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Biomedical waste treatment plants across Maharashtra pose health risk as hospitals do not scientifically segregate the waste

Mar 29,2024

Mumbai: Incinerators and treatment units at Maharashtra’s around thirty common bio-medical waste treatment facilities (CBWTF) spread across the state are contributing to the pollution, due to carelessness on the part of hospitals in segregating medical waste eventually harming the environment and the health of the people living around them, a latest audit has revealed.

The latest Maharashtra Pollution Control Board (MPCB) survey, with the help of IIT Mumbai, has found that several health care facilities (HCF) or hospitals are not following proper bio-waste segregation rules while collecting Biomedical waste a result of their treatment and incineration eventually pose serious health risks to citizens.

“There is a specific method for each category of biowaste for its disposal or incineration at the CBWTFs. In the absence of segregation, the treatment process for disposal goes wrong eventually leading to polluted air or landfill. The board has therefore issued a warning saying that regular inspections will follow and bank guarantees will be forefitted as a penalty if any health facilities are found breaching segregation rules,” said MPCB sources.

The survey was conducted at common bio-medical waste treatment facilities (CBWTF) such as Deonar, Taloja, Nashik, Chandrapur, Pimpri Chinchwad, Talegaon, Satara, Baramati, Pune, Solapur, Kudal, Lote, Kolhapur, Sangli, Ichalkaranji, Dhule, Nandurbar, Jalgaon, Ahmednagar, Palghar, Kalyan, Jalna, Latur and Sambhaji Nagar.

In the audit by the IIT Mumbai, the CBWTF authorities cited the fact that HCFs such as Hospitals, Nursing Homes, and Clinics, were not adhering to the Bio-Medical Waste Management Rules of 2016. A major concern highlighted by the audit is the acceptance of non-segregated biomedical waste by CBWTFs, which poses serious risks to public health and environmental safety, an MPCB release stated.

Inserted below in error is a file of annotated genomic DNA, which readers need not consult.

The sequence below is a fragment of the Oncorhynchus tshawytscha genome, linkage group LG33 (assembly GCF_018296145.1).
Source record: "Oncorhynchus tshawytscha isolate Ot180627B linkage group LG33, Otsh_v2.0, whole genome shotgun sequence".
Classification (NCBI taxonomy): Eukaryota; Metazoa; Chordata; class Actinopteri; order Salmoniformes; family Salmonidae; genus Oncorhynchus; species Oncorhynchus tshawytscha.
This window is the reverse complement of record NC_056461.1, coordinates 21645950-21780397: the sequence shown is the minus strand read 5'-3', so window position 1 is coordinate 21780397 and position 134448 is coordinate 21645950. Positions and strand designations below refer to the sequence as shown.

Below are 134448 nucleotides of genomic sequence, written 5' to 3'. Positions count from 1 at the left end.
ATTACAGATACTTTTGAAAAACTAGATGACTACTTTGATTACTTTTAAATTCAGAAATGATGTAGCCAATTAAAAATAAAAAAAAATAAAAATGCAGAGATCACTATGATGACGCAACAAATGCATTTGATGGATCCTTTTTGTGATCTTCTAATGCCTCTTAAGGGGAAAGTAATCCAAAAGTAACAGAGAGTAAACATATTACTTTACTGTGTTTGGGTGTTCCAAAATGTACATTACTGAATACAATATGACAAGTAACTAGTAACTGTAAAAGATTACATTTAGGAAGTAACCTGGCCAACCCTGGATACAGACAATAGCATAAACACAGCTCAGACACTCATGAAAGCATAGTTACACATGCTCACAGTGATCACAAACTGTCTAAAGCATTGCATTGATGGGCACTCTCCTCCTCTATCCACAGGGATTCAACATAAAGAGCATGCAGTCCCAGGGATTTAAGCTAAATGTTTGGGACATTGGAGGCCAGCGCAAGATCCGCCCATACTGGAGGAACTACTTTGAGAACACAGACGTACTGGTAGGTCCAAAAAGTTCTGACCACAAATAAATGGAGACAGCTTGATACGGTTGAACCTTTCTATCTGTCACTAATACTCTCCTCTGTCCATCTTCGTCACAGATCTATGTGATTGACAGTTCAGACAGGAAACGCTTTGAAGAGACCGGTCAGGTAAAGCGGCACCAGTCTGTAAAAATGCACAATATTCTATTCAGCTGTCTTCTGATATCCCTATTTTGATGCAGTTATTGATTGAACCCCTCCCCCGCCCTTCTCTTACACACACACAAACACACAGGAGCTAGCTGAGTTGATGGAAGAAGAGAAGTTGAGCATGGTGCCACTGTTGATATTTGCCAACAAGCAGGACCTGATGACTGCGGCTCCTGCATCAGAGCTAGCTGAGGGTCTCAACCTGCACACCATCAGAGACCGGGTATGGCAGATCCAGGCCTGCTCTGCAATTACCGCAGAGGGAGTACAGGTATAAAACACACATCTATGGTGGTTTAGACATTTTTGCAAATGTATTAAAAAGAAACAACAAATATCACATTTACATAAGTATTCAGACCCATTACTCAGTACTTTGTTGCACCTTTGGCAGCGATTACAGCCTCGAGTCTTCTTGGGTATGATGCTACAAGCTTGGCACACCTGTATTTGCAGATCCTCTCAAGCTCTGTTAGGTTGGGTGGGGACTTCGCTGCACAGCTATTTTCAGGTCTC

“It is mandatory for HCFs to register with an MPCB’s authorized CBWTF operating in the vicinity. Also, it is mandatory to segregate the Biomedical waste at source as per the category mentioned in schedule I of Bio medical waste management rules 2016. HCFs shall hand over the segregated waste through barcoding bags for efficient tracking and management. The MPCB has given strict instructions to all HCFs to follow the rule as per the guidelines from 1st April 2024. Non-compliance with the prescribed rules and guidelines will result in immediate legal action against the HCFs. This collective effort is crucial to safeguarding public health and preserving our environment for future generations,” the MPCB letter to HCFs stated.

Source: Healthworld

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